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The cost-effectiveness of a new drug is the FDA's responsibility13–16

FACT: The FDA makes no judgment about the cost-effectiveness of drugs, and the approval process does not require companies to submit evidence that the new drug is better than the products already on the market. FDA's requirements for new drugs focus on product quality, safety, and effectiveness. To prove effectiveness, a company should provide data that support that its product is better than placebo. In other words, the FDA does not require head-to-head comparisons of new drugs with the current standard of care. At times, a drug that has been on the market for years might be more effective than a newly approved drug.

I believe that FDA's gatekeeping and enabling roles are both critical. As healthcare professionals—those working at the patient's bedside as well as in other areas of the translational spectrum—we should advocate that Congress provides more resources to the FDA so the agency can protect the public. We should not fall for arguments that have no basis in fact and are only myths. By better understanding the functions of the agency and its approval process, we can know how this directly affects our patients' safety.

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1. Sullivan T. FDA criticized for moving too slowly. Accessed October 23, 2018.
2. Marciniak TA, Serebruany V. Are drug regulators really too slow. BMJ. 2017;357:j2867. Accessed October 23, 2018.
3. Tabarrok A, Milne C-P, Dimasi JA. An FDA report card: wide variance in performance found among agency's drug review. Accessed October 23, 2018.
    4. Kroll D. “Burdensome” FDA drug approval process fuels innovation, saves lives. Accessed October 23, 2018.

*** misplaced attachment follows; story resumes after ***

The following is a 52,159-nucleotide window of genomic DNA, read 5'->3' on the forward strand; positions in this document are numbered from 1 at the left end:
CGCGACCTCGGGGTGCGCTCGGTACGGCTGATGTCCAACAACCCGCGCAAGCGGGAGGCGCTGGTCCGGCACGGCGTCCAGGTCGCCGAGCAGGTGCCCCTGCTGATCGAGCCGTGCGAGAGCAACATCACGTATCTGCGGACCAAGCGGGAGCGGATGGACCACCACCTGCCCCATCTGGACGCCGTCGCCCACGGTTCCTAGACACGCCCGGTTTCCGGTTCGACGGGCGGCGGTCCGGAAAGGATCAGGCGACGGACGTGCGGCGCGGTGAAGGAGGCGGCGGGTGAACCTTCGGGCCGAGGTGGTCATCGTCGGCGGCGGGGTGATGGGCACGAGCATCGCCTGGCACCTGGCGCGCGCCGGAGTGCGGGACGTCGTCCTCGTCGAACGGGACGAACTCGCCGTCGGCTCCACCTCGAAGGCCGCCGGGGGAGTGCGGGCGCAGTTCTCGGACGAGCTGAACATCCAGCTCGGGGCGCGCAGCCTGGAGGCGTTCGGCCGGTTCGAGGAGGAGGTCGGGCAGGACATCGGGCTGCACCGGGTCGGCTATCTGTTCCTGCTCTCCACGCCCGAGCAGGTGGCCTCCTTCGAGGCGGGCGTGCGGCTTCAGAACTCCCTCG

5. Competitive Enterprise Institute. FDA too slow to approve new medical drugs and devices. Accessed October 23, 2018.
      6. Wapner J. How much money do drug companies pay the FDA? PLOS blogs. Accessed October 23, 2018.
      7. LaMattina J. The biopharmaceutical industry provides 75% of the FDA's drug review budget. Is this a problem? Accessed October 23, 2018.
        8. Hilzenrath D. FDA depends on industry funding; money comes with “strings attached.” Project On Government Oversight (POGO) blog. Accessed October 23, 2018.
          9. FRONTLINE's interviews. How independent is the FDA? Accessed October 23, 2018.
            10. Mercola J. Drug companies pay FDA and NIH pays universities to fast track and market vaccines. Accessed October 23, 2018.
            11. US Food and Drug Administration. Fiscal year 2019 Food and Drug Administration: justification of estimates for appropriations committees. Accessed October 23, 2018.
            12. Centre for Innovation in Regulatory Science. New drug approvals in six major authorities 2007-2016: focus on the internationalisation of medicines. R&D briefing 65. Accessed October 23, 2018.
            13. Weixel N. FDA chief becomes point man on drug prices. Accessed October 23, 2018.
            14. Pagliarulo N. FDA confronts its limits in push on drug pricing. Accessed October 23, 2018.
              15. Abdukadirov S. How the FDA drives up drug prices. Accessed October 23, 2018.
                16. Wechsler J. Can FDA control drug prices? March 3, 2016. Accessed October 23, 2018.